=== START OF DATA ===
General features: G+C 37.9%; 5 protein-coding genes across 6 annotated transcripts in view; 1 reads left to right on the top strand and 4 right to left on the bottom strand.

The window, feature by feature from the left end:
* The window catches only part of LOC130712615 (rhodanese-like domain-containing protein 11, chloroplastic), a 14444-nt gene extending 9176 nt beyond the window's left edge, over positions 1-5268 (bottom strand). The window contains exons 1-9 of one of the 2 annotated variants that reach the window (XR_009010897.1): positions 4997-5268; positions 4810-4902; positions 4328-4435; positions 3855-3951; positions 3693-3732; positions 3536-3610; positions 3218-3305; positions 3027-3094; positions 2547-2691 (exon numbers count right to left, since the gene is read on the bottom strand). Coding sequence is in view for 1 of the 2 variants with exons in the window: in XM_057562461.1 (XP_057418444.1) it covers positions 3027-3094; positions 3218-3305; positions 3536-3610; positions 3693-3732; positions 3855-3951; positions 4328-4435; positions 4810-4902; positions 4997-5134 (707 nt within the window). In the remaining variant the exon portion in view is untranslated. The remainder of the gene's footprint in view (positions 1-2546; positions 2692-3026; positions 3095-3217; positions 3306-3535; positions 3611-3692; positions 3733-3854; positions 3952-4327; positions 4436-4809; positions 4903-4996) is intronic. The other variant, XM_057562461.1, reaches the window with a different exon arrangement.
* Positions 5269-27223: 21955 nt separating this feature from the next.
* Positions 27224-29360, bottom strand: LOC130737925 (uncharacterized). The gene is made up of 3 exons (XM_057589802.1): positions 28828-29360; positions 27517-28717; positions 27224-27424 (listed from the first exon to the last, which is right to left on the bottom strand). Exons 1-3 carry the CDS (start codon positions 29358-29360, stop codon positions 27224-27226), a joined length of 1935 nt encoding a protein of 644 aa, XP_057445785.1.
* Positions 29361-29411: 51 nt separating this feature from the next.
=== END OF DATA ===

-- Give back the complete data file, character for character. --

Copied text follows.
General features: G+C 37.9%; 5 protein-coding genes across 6 annotated transcripts in view; 1 reads left to right on the top strand and 4 right to left on the bottom strand.

The window, feature by feature from the left end:
* The window catches only part of LOC130712615 (rhodanese-like domain-containing protein 11, chloroplastic), a 14444-nt gene extending 9176 nt beyond the window's left edge, over positions 1-5268 (bottom strand). The window contains exons 1-9 of one of the 2 annotated variants that reach the window (XR_009010897.1): positions 4997-5268; positions 4810-4902; positions 4328-4435; positions 3855-3951; positions 3693-3732; positions 3536-3610; positions 3218-3305; positions 3027-3094; positions 2547-2691 (exon numbers count right to left, since the gene is read on the bottom strand). Coding sequence is in view for 1 of the 2 variants with exons in the window: in XM_057562461.1 (XP_057418444.1) it covers positions 3027-3094; positions 3218-3305; positions 3536-3610; positions 3693-3732; positions 3855-3951; positions 4328-4435; positions 4810-4902; positions 4997-5134 (707 nt within the window). In the remaining variant the exon portion in view is untranslated. The remainder of the gene's footprint in view (positions 1-2546; positions 2692-3026; positions 3095-3217; positions 3306-3535; positions 3611-3692; positions 3733-3854; positions 3952-4327; positions 4436-4809; positions 4903-4996) is intronic. The other variant, XM_057562461.1, reaches the window with a different exon arrangement.
* Positions 5269-27223: 21955 nt separating this feature from the next.
* Positions 27224-29360, bottom strand: LOC130737925 (uncharacterized). The gene is made up of 3 exons (XM_057589802.1): positions 28828-29360; positions 27517-28717; positions 27224-27424 (listed from the first exon to the last, which is right to left on the bottom strand). Exons 1-3 carry the CDS (start codon positions 29358-29360, stop codon positions 27224-27226), a joined length of 1935 nt encoding a protein of 644 aa, XP_057445785.1.
* Positions 29361-29411: 51 nt separating this feature from the next.